Cities are often purported to be scale-free. City sizes, for example, are apparently universally logarithmically distributed, and are thus exponentially more likely to be small than big. Such properties are referred to as “scale-free” because there is no “average” size or scale. In contrast, the interiors of urban spaces very generally have intrinsic scales and common structures. How scale-free behaviour can emerge through processes acting over intrinsically defined scales remains a generally open question.
The urban spaces project aims to understand the origins and properties of intrinsic scales in both one and two dimensions. One dimensional scales are examined in terms of distance decay functions, both in fundamental theoretical terms and through empirical analyses of several major world cities. Two dimensional scales are examined in terms of processes leading to the agglomeration or fragmentation of “neighbourhoods” delineated by spatial discontinuities.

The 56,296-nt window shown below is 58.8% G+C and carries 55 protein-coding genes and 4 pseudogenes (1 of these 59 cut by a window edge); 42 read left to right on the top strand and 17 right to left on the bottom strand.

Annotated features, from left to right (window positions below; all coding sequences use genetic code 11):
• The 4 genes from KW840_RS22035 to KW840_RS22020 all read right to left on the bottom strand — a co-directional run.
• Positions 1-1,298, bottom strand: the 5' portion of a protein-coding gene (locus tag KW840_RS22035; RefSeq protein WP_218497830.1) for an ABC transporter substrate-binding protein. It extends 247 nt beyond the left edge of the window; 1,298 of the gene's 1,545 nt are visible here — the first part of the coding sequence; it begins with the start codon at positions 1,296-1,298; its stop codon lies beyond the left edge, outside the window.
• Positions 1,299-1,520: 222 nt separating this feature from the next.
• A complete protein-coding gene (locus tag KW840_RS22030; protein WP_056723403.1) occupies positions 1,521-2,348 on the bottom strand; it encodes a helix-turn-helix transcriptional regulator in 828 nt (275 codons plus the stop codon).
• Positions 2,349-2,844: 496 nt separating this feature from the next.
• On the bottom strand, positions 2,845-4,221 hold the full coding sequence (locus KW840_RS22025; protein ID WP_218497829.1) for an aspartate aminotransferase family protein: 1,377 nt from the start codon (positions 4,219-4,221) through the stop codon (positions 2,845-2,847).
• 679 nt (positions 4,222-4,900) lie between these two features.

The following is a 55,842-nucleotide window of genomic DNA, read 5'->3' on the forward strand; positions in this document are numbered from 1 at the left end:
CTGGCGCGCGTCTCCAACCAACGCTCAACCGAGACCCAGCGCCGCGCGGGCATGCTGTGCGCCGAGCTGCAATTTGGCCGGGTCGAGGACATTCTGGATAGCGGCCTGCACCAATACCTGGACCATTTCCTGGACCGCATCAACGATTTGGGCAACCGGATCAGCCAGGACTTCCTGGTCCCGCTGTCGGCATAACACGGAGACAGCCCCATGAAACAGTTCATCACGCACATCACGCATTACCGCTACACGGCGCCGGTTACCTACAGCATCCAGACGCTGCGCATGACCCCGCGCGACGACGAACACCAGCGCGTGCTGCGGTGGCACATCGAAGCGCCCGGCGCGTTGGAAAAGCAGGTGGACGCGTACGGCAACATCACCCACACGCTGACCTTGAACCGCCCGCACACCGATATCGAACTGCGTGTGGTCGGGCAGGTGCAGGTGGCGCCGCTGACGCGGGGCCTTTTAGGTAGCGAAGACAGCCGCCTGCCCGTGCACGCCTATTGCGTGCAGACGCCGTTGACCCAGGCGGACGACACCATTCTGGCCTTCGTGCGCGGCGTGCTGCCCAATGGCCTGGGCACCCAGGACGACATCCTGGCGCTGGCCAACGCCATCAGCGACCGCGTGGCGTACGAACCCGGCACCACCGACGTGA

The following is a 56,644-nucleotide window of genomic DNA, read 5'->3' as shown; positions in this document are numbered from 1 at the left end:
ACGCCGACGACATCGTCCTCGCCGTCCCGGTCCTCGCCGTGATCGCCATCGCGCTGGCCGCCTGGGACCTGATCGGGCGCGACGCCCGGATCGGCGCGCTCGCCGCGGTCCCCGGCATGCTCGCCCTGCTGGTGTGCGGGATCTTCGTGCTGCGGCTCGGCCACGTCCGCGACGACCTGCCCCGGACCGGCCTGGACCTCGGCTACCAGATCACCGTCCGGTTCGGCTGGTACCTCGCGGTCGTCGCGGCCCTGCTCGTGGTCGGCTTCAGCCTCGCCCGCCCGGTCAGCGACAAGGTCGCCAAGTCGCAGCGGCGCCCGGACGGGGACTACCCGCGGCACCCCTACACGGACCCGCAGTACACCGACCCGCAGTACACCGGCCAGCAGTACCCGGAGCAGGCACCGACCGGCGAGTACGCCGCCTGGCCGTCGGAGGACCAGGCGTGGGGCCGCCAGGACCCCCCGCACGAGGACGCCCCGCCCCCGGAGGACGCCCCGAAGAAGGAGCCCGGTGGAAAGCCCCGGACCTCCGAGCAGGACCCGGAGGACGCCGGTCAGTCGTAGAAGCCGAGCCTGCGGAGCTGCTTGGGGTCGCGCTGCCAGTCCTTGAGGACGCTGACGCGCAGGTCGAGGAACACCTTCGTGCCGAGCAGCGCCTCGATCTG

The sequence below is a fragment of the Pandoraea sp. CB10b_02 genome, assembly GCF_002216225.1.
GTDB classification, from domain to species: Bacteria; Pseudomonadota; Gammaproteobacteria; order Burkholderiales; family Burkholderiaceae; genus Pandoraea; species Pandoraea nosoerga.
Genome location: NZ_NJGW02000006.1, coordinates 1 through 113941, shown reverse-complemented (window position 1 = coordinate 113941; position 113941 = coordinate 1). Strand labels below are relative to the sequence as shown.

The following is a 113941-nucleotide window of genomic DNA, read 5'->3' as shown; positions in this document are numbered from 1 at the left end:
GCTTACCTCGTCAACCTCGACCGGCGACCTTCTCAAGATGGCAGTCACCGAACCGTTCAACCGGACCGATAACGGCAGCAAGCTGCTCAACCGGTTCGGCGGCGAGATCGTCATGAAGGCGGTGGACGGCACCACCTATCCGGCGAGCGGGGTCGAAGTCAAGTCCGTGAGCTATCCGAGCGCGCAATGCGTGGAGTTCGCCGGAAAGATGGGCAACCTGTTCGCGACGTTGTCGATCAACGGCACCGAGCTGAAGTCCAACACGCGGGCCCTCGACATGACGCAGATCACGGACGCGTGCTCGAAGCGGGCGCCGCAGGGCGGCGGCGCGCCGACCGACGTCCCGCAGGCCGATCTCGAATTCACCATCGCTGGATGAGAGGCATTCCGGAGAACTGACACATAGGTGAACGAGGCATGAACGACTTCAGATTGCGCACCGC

In order to implement comparative analyses of some of the world’s largest cities, initial phases of this project have focussed on methodological development, including high-performance software. This software will be applied to a highly detailed, global-scale analysis of distance decay functions. Extending from a firm theoretical basis, this will provide a uniquely rich and detailed consideration of the origins, forms, and empirical properties of distance decay functions. The project’s second phase will furnish similarly detailed analyses of spatial discontinuities, extending from theoretical models for their origins, and ultimately providing a similarly detailed global-scale empirical analysis.